Many years ago I got introduced to the work of Rosemary Gladstar, a pioneering herbalist who concocted a Fire Cider recipe that got really popular as a immune booster during winter months. I have made it quite a few times and am always grateful when I have it in the kitchen. Gladstar's mission was to blend medicinal herbs for wellness and spread the word about how plants heal. The original formula contained garlic, onions, horseradish root, ginger root, hot peppers, sometimes turmeric, and often echinacea; all powerful immune boosters that help fight off infections, colds, and flus. The following recipe is Rosemary's recipe. (On a side note, there are now companies selling Fire Cider, which I cannot support because they have trademarked the name so small herbalists can not make their own. My solution is to get in the kitchen and make it yourself.)
• ½ cup grated fresh horseradish root
• ½ cup or more fresh chopped white onions
• ¼ cup or more chopped garlic
• ¼ cup or more grated ginger root
• zest and juice from 2 organic lemons
• raw honey to taste
• Chopped fresh or dried cayenne pepper ‘to taste’. Can be whole or powdered. ‘ To Taste’ means should be hot, but not so hot you can’t tolerate it. Better to make it a little milder than to hot; you can always add more pepper later if necessary.
• Optional ingredients; Turmeric, Echinacea, cinnamon, etc.
1. Place herbs in a half-gallon canning jar and cover with enough raw unpasteurized apple cider vinegar to cover the herbs by at least three to four inches. Cover tightly with a tight fitting lid.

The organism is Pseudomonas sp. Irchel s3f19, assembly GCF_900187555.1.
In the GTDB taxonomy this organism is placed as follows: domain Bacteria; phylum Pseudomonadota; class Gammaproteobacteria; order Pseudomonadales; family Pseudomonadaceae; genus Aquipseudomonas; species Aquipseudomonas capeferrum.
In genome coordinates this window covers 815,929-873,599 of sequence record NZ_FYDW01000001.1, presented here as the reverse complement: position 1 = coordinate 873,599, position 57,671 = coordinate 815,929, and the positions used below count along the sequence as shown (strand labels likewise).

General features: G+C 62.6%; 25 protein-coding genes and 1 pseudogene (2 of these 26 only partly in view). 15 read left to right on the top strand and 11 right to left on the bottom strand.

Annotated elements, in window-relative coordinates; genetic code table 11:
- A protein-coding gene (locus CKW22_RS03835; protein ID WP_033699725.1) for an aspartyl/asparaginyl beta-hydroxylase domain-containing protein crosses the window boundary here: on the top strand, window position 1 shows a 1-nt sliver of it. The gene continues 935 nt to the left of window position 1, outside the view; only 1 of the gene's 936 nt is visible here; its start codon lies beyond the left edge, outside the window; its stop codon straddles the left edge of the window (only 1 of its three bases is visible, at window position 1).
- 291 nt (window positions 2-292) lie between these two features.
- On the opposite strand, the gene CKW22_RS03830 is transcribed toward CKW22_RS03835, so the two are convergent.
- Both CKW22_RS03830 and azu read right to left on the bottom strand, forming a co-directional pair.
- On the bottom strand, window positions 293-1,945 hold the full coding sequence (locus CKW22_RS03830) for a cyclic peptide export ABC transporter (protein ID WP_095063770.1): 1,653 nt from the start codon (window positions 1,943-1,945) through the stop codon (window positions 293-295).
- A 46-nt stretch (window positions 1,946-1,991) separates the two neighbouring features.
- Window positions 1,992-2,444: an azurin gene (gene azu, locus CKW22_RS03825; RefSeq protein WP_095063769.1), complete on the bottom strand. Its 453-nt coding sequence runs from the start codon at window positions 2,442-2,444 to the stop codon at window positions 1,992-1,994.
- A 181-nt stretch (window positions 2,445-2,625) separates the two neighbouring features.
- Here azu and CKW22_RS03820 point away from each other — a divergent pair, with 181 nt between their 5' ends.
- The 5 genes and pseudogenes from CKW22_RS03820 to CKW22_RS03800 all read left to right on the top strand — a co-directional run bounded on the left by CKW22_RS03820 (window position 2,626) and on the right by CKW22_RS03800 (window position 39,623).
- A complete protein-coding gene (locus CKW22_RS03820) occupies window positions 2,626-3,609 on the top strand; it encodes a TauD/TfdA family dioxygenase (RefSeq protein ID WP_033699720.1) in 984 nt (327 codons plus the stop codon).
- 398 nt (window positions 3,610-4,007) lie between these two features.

2. Place jar in a warm place and let for three to four weeks. Best to shake every day to help in the maceration process.
3. After three to four weeks, strain out the herbs, and reserve the liquid.
4. Add honey ‘to taste’. Warm the honey first so it mixes in well. “To Taste’ means your Fire Cider should taste hot, spicy, and sweet. “A little bit of honey helps the medicine go down……”
5. Rebottle and enjoy! Fire Cider will keep for several months unrefrigerated if stored in a cool pantry. But it’s better to store in the refrigerator if you’ve room.
A small shot glass daily serves as an excellent tonic, or take teaspoons if you feel a cold coming on.
Take it more frequently if necessary to help your immune system do battle.
I'm making a few batches this weekend and giving them as holiday gifts.
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